Copyright notice

This article is from the Dictionary of North Carolina Biography, 6 volumes, edited by William S. Powell. Copyright ©1979-1996 by the University of North Carolina Press. Used by permission of the publisher. For personal use and not for further distribution. Please submit permission requests for other use directly to the publisher.

Printer-friendly page

Hill, John Sprunt

by Roger N. Kirkman, 1988

17 Mar. 1869–29 July 1961

John Sprunt Hill. Image courtesy of the North Carolina Digital Collections. John Sprunt Hill, philanthropist and banker, was born near Faison, the son of William Edward and Frances Diana Faison Hill. Among prominent relatives were his grandfather General William Lanier Hill and his great-uncle Governor Edward Bishop Dudley. At age twelve he completed the course at Faison High School and, being too young for college, he worked as a clerk until entering The University of North Carolina in 1885 as a freshman. In Chapel Hill he was active in extracurricular activities, especially in the Dialectic Society of which he was president. He shared highest honors in his class and was graduated with a Ph.B. degree in 1889. Returning to Duplin County, Hill taught in local schools until 1891, when he returned to the university to study law. The following year he entered the Columbia University Law School, from which he was graduated in 1894.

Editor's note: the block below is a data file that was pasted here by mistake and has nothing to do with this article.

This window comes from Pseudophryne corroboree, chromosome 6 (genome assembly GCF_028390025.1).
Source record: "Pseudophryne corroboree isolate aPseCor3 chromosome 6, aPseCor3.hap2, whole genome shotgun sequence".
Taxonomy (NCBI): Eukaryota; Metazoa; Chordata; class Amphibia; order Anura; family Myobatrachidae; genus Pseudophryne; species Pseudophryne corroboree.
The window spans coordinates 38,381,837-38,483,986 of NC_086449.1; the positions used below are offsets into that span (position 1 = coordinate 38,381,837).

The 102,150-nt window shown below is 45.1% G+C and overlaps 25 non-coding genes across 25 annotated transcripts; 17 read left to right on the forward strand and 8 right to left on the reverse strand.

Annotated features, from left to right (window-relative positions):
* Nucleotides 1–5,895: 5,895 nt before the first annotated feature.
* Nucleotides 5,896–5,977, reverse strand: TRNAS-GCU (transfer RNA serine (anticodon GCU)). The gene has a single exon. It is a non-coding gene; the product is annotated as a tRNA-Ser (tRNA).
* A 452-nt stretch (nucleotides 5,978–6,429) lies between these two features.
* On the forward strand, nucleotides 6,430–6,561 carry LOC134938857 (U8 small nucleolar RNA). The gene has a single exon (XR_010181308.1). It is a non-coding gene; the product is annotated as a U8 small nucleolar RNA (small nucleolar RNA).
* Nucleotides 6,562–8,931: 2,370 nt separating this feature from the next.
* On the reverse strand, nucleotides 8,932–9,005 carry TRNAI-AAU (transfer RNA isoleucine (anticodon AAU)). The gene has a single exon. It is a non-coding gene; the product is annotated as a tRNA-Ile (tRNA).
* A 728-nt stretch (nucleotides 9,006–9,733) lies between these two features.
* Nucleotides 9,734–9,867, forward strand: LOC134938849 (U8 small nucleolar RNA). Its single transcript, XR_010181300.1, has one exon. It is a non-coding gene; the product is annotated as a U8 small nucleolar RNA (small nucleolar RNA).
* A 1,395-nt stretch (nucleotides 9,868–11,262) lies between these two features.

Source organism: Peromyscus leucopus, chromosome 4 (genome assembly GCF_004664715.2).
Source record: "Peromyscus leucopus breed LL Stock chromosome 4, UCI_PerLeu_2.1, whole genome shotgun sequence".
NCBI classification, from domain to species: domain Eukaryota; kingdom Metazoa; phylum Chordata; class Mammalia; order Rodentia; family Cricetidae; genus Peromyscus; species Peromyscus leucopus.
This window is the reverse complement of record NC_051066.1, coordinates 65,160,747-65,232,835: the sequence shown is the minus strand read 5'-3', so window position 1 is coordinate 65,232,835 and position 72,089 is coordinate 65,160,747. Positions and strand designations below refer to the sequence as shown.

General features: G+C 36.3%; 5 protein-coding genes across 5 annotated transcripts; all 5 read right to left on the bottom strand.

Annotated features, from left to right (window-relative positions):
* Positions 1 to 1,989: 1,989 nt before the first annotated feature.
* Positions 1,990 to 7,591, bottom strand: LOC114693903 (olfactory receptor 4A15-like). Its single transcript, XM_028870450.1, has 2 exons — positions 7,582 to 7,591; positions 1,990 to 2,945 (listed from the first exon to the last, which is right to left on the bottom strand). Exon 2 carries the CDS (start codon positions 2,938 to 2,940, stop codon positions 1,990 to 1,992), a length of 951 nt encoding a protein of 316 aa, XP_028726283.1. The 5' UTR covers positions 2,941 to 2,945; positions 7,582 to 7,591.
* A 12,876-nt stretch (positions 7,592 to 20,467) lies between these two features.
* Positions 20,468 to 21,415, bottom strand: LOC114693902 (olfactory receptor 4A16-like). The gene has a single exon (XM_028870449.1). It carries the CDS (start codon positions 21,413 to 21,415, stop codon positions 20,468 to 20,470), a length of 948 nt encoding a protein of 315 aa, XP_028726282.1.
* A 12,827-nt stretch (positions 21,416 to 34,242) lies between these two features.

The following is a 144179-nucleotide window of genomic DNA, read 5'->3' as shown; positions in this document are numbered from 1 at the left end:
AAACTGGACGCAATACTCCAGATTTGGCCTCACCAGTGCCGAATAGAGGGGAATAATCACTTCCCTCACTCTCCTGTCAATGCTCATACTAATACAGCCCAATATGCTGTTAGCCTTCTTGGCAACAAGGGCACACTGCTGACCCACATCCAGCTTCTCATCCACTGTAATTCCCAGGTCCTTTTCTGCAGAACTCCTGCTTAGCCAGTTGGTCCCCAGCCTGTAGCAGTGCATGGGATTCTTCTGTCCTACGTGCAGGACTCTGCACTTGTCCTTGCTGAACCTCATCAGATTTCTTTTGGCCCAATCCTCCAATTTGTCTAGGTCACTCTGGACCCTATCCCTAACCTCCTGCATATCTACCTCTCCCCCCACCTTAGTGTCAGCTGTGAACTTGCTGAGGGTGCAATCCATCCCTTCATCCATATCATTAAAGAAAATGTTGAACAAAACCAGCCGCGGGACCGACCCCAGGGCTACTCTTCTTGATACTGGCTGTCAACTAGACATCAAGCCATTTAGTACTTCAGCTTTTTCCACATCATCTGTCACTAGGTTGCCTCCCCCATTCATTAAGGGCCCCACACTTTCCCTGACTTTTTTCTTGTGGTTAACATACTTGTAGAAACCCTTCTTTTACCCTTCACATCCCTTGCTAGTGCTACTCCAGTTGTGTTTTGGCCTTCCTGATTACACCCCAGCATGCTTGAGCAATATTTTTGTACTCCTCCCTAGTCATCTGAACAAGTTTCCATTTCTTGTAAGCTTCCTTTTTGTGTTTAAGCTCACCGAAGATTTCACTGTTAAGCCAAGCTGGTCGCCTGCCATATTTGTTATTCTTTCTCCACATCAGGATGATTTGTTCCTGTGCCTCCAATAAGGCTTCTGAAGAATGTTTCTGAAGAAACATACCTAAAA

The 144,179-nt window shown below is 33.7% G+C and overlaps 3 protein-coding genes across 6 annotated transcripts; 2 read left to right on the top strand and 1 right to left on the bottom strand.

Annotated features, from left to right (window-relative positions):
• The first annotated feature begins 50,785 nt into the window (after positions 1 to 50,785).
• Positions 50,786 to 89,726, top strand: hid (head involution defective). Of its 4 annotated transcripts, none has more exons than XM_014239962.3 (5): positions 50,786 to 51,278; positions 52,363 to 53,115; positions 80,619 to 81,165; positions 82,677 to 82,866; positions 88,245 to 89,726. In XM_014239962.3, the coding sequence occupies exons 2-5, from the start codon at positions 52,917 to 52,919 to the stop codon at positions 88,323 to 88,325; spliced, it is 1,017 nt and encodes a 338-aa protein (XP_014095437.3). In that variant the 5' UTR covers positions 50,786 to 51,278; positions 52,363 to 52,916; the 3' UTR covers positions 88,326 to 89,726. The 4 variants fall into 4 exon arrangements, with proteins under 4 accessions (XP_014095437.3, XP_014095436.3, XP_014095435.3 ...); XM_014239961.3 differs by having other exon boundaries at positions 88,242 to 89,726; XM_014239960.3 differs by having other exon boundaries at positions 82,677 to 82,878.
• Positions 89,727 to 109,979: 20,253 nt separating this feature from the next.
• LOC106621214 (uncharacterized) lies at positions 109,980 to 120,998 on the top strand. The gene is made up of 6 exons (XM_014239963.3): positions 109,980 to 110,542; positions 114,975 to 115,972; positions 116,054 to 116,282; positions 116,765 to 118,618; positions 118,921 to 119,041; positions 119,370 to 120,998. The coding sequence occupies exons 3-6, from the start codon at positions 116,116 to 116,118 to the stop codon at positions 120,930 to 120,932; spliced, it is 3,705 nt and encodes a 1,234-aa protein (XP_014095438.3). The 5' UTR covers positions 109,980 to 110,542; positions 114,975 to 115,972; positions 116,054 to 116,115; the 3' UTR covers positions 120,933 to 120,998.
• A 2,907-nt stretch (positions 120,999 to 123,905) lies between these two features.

After a brief association with the New York City firm of Peckham and Tyler, Hill established his own law firm, Hill, Sturcke, and Andrews. While attorney for a finishing school in New York, he met Annie Louise Watts, of Durham, the only daughter of George Washington Watts. They were married on 29 Nov. 1899, and became the parents of George Watts, Laura Valinda, and Frances Faison.

At the outbreak of the Spanish-American War, Hill enlisted in New York Troop A as a private and served in the Puerto Rican campaign. In 1900 he unsuccessfully sought a seat in Congress on the Democratic ticket in a traditionally Republican section; afterwards he worked as a legal counsel for Tammany Hall. Owing to his father-in-law's illness, Hill left New York in 1903 to settle in Durham, taking over Watts's management of the American Tobacco Company. In the same year he also established the Home Savings Bank and the Durham Bank and Trust Company.